Not necessarily. Customers will often buy more if the product is more expensive, since low price is equated with low quality. A sure way to destroy a luxury brand is to discount it, and mass distribution conflicts with the image of exclusivity. Why do people buy Swiss watches for $10,000? They don't keep better time. Why don't the manufacturers cut prices to increase sales. There's no real barrier to entry into the luxury watch business.

Would Tide (the most expensive brand of soap) make more money if it cut prices?

It seems economists usually ignore most of the business school curriculum. If what it teaches is wrong, you have to wonder why so many people pay so much for it.

I meant a game theoretic model with different agents with different characteristics using different strategies - more of an ecological model.

Also, it matters whether a given customer will buy more than one copy of a particular non-rivalrous good.

And there is competition within niches. For instance consider the concept of the entertainment dollar. Assuming that people budget a fixed percentage of disposable income in this category, they can spend it on concerts, movies, CDs, DVDs, gaming, books, theme parks...

For example, the record companies claim that the fall in CD sales is due to piracy, but what has really fallen is the CD's share of the entertainment dollar. The number of entertainment dollars has been increasing.

Peter: I'm not sure what your source is there, but it's rather misleading in this case. It refers to a sort of Mark 1 Bertrand-Nash model. Bertrand's original 19th century model. We have generalised it since then.

I'm explicitly dropping assumptions 1,4,5, and 6 in my model. I'm keeping 2 and 3. And 7 is a conclusion, rather than an assumption (I am assuming demand curves slope down).

But yes, the results you get from a model depend on the assumptions you put in. And I'm getting quite enough action from my (false in some cases) "MC=0 for an extra copy" assumption.

Sandwichman: I'm afraid that made even less sense to me than your previous comment. Just stop. There are comments that add to the conversation. But yours don't. So stop. This is not your blog.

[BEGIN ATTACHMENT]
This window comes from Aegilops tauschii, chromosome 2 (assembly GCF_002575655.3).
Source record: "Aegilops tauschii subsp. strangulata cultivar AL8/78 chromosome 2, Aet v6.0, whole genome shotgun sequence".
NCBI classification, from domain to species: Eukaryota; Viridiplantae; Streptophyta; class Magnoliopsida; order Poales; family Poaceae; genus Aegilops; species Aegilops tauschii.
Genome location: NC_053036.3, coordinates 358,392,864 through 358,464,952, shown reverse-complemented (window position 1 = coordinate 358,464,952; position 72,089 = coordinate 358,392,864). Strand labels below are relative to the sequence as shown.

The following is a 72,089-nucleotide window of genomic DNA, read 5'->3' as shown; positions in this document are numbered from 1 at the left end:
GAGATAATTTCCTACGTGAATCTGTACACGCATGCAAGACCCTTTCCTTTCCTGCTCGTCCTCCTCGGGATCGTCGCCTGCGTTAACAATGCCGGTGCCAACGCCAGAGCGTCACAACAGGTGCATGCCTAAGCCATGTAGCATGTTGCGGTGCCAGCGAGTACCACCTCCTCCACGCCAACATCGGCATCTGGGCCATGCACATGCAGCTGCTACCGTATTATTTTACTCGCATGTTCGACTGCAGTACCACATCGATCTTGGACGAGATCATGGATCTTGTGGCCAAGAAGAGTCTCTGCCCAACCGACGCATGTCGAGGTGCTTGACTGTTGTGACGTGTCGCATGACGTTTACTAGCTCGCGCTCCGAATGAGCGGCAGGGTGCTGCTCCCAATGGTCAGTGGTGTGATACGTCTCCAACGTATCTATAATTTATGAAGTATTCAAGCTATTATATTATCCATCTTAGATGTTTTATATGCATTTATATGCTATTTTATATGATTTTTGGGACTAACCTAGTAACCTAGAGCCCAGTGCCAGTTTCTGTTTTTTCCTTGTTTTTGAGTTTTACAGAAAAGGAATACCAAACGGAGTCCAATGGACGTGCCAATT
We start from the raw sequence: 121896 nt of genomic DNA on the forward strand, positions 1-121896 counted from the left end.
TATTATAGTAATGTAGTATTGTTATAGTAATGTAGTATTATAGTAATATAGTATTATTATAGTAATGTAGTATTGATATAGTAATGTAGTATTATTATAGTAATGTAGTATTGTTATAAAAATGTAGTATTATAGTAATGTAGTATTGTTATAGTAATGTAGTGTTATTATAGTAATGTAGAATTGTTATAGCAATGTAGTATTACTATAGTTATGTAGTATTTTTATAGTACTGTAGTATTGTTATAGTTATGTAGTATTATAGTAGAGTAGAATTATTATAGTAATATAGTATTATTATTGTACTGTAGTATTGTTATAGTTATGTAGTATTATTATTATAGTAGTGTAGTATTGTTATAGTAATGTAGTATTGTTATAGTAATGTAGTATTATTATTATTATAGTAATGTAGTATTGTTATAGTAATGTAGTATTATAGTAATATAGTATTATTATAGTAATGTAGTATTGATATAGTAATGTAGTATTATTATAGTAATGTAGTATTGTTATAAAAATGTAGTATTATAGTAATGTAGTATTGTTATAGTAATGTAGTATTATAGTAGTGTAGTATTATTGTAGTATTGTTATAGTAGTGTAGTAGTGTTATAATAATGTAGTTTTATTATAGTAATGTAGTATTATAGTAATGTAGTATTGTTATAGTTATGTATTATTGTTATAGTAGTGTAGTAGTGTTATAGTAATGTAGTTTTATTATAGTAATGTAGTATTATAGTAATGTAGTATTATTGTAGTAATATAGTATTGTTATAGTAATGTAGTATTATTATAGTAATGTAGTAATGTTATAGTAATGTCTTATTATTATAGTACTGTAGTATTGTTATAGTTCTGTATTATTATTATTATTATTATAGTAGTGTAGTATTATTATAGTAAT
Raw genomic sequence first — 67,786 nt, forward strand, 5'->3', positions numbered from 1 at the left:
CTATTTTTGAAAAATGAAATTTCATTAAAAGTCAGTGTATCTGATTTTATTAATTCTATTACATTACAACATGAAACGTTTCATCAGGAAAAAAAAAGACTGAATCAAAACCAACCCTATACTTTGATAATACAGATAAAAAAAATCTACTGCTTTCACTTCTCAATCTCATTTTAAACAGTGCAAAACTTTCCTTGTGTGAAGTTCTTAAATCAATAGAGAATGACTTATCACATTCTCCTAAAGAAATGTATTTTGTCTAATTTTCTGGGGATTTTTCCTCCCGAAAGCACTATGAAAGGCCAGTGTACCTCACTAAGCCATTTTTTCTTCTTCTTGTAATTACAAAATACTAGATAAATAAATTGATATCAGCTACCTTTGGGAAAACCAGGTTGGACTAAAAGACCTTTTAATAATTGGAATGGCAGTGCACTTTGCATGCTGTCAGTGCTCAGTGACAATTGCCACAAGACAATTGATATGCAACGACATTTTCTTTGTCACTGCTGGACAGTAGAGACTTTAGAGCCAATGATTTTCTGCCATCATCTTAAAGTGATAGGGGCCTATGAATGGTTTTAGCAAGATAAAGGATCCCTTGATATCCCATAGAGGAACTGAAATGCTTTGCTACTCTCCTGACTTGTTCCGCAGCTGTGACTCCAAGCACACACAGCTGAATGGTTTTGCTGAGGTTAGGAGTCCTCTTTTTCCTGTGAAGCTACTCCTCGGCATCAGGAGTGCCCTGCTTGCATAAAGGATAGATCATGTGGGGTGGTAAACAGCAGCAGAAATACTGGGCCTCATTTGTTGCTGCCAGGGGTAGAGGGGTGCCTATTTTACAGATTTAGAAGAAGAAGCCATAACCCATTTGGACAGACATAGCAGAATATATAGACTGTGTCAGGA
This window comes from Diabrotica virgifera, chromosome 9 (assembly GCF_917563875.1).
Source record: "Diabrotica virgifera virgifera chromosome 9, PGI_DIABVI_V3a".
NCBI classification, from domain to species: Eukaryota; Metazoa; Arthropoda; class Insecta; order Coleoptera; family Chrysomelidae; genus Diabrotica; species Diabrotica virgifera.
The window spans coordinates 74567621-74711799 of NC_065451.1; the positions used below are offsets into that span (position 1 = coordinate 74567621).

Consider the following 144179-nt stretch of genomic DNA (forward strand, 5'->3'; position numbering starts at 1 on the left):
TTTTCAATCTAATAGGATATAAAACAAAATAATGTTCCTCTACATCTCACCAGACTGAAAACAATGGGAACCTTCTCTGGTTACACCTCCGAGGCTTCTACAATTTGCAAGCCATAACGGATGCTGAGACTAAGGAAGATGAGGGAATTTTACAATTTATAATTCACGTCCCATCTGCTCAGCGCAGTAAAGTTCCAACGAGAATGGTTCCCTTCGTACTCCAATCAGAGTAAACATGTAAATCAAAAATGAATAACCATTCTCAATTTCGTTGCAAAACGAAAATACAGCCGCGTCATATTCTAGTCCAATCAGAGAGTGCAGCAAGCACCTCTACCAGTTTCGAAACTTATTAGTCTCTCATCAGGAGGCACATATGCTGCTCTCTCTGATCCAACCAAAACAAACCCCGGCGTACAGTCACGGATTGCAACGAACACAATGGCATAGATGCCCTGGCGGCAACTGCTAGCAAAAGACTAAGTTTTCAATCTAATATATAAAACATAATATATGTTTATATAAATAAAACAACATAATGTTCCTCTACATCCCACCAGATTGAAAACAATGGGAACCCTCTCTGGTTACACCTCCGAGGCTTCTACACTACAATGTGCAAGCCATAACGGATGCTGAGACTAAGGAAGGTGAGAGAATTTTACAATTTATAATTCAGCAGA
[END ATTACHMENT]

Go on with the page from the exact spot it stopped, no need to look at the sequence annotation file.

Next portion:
That clarifies things quite a bit.

The first question then is, what counts as a marginal cost? Royalties, advertising costs, shipping, support, pay to play are all unit costs. So, while it may not cost more to produce another copy, it may cost more to sell one.

Something close to an exception to this is the open source model, but if your model forces this form of distribution, it would seem a bit unreasonable.

Second, what sorts of violations of condition 1 do you allow. That is, by what methods can a vendor differentiate a product. If you look at software, you'll see vendors try all sorts of methods to differentiate their products. When they don't, one vendor will achieve a near monopoly (like IBM in the 1970s and Microsoft 1985-2000 or so). Eventually someone will find a way to differentiate, and competition is restored.

once someone can create non-rival consumers of goods, we're all set.

Peter N: Almost anything that makes firms products different from other firms' products (or just makes at least some actual or potential purchasers think they are different), so that the individual firm faces a downward sloping demand curve (rather than taking price as given as in perfect competition) is OK for my model (I think).

Shipping costs would be included in marginal costs, if there is a cost of shipping each copy. Maybe support too. Pay to play, and royalties, are part of the price, not the cost. Advertising costs could go either way, it depends. If there are positive marginal costs (like in all other macro models) my model won't work exactly. If they were small, it wouldn't change the results much. It would simply make it more complicated.